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Dimensions:
216 × 138 × 21 mm
224 pages
Format:
Hardback
ISBN:
9781780237220
Illustrations:
117 illustrations, 101 in colour
Published:
01 Apr 2017
Series:
Botanical

Cactus Dan Torre

Cacti are full of contradictions. They can be found in some of the harshest, driest and most barren environments on earth, yet some are delicate tropical plants that grow high among the branches of the rainforest canopy. Many cacti bristle with ferocious-looking spines, while others are completely bare. Nearly all exhibit remarkable floral displays – some having flowers that are even larger than the plant itself.

Cacti have played a prominent role in human history for thousands of years. Some species were revered by ancient civilizations, playing a part in their religious ceremonies; other varieties have been heavily cultivated for food or for the production of the bright red dye cochineal – which is actually derived from a parasitic insect that feeds on the prickly pear cactus. Native to the American continents, cacti have spread worldwide and have become an important feature in many gardens and collections. Although not often in the culinary forefront of people’s minds, a number of varieties of cacti are delicious to eat – ‘dragon fruit’, produced by the cactus species Hylocereus undatus, is fast becoming one of the world’s most popular tropical treats.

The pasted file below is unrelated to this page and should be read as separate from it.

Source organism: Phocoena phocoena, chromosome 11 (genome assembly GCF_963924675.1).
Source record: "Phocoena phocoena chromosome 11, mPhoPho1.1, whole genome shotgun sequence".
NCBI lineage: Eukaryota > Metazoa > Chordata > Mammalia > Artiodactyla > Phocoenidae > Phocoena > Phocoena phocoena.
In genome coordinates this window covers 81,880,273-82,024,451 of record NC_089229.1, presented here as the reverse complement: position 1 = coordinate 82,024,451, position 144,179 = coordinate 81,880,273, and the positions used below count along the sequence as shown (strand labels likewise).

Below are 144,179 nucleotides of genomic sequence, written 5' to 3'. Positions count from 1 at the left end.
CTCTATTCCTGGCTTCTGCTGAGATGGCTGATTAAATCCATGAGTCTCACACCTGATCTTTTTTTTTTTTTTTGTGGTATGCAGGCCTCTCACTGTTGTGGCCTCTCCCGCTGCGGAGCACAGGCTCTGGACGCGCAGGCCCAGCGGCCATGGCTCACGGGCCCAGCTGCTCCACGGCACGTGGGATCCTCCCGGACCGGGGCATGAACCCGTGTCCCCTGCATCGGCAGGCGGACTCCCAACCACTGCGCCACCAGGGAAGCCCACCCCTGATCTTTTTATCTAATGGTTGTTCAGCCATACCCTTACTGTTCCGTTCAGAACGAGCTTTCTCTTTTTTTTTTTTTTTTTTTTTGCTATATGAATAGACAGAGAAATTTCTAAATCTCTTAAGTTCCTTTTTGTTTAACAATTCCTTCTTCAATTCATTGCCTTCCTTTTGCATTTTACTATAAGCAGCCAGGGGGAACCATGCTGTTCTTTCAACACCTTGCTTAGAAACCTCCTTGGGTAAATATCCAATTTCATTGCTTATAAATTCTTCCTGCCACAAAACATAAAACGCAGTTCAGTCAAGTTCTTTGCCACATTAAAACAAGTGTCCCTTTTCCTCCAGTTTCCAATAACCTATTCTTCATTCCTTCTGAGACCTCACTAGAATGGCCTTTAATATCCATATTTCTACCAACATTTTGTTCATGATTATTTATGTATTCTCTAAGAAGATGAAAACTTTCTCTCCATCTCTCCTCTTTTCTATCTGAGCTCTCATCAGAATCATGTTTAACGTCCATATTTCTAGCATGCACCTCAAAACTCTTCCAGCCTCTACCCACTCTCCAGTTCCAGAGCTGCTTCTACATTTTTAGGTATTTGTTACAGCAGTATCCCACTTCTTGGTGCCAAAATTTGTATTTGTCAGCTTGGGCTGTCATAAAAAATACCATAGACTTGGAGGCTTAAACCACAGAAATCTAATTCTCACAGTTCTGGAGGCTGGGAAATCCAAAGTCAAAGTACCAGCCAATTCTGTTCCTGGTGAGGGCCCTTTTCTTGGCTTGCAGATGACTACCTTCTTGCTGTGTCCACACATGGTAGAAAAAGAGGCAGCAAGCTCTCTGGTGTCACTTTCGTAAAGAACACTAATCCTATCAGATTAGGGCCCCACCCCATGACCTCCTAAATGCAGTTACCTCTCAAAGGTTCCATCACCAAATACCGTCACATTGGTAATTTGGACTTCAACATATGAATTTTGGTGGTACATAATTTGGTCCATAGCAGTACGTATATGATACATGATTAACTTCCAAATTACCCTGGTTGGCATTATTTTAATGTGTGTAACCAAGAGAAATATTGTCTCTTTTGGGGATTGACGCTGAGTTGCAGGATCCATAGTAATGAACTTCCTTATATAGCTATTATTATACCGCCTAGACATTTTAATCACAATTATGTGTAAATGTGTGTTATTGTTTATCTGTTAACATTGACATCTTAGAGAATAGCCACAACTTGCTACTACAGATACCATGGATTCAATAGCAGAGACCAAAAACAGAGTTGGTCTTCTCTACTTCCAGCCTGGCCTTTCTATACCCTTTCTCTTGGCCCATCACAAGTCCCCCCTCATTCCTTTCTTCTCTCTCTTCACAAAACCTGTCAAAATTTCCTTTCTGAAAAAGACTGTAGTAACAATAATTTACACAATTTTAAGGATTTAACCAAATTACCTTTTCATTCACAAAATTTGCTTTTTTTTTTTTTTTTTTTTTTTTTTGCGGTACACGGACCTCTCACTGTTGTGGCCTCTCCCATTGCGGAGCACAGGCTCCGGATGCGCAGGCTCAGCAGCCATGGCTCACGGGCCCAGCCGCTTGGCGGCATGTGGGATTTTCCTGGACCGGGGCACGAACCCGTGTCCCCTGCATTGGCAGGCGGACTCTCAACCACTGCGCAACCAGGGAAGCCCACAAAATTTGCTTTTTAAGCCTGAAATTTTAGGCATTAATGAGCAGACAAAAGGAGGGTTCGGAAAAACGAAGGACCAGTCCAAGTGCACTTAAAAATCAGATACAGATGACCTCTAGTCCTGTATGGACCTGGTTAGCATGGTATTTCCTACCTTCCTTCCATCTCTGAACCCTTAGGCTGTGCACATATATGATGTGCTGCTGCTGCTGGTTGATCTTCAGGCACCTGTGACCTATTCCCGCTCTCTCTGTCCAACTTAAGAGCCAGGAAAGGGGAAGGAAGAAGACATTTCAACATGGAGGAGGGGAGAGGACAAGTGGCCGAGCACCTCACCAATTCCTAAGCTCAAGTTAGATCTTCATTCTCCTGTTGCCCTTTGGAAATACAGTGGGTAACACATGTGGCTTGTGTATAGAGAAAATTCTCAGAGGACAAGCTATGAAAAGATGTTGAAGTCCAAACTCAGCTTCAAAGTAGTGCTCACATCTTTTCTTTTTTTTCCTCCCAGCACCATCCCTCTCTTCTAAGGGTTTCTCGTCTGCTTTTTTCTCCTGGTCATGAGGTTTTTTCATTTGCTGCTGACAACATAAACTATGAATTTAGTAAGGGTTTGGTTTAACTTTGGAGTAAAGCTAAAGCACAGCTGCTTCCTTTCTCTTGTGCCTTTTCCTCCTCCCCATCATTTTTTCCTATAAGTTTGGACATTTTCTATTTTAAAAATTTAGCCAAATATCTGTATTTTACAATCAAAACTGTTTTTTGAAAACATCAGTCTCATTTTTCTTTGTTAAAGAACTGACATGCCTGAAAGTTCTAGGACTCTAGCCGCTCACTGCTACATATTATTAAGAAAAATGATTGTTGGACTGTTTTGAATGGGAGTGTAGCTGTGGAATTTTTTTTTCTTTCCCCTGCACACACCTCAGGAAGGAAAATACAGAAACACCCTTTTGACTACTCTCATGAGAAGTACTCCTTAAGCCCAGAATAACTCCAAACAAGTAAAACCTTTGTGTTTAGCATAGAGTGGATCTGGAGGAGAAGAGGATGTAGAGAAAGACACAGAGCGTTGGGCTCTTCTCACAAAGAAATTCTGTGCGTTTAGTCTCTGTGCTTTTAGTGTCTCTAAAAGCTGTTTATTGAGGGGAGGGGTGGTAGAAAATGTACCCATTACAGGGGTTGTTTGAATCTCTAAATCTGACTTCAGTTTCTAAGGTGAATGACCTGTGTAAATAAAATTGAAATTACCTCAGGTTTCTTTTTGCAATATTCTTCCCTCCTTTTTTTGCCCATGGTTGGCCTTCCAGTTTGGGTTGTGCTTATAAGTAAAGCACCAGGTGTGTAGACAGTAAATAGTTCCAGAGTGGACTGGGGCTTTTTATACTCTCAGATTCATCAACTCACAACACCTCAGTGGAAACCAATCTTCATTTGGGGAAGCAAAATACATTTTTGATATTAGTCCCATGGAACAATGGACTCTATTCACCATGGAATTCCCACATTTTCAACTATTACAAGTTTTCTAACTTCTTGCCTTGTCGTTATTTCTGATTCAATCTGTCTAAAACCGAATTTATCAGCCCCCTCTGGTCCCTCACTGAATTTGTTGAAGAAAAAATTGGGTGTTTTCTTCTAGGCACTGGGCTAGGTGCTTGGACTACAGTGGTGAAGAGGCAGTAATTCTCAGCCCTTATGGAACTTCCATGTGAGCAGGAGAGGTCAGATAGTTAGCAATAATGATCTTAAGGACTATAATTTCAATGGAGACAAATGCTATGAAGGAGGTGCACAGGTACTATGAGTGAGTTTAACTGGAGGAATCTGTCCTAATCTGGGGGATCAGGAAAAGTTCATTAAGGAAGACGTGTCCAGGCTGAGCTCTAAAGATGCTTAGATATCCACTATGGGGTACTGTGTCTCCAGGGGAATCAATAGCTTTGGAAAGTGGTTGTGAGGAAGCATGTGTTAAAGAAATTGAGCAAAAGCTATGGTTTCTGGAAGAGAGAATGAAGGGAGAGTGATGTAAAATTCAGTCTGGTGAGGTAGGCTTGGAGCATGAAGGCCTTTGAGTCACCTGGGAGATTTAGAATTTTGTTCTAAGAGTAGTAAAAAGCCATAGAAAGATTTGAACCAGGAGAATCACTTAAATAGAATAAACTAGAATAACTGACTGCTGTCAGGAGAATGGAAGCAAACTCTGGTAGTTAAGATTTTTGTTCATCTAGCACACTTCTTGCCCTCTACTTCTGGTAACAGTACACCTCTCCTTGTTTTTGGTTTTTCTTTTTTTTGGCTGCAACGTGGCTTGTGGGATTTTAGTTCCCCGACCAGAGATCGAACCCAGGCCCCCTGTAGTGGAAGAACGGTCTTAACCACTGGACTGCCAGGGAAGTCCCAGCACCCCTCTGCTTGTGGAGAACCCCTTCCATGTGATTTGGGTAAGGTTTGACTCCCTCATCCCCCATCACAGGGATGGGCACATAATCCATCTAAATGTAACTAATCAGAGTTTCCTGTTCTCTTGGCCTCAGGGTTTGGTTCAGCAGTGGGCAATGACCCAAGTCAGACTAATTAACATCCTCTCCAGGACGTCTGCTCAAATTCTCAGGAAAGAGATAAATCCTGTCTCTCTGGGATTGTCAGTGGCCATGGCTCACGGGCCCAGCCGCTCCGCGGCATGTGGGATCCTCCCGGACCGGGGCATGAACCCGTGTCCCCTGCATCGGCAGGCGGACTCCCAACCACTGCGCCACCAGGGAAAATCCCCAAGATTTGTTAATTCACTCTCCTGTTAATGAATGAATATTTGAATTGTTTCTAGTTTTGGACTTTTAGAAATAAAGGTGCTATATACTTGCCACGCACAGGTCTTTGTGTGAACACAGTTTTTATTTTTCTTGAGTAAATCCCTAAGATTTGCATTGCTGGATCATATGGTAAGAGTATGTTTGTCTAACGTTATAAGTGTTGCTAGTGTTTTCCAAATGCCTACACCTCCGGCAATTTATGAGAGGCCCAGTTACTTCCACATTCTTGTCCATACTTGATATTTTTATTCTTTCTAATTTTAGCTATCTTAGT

Cactus explores the natural, cultural and social history of cacti, and their representation throughout the world in literature, cinema, animation, art and design, and popular culture. This is a highly original, entertaining and richly illustrated book that will appeal to everyone with an interest in cacti.

Dan Torre is a Senior Lecturer in the School of Design at RMIT University, Melbourne, Australia. He is an avid grower and collector of cacti, and author of Cactus (Reaktion, 2017).

Introduction

one Natural History of the Cactus

two Native Cacti, Alien Cacti

three Beautiful Cacti, Beastly Cacti

four Almost Human: The Anthropomorphic Cacti

five Eating Cacti

six Transforming the Cactus

seven Cactus Collectors and Cactus Societies



Timeline

References

Further Reading

Associations and Websites

Acknowledgements

Photo Acknowledgements

Index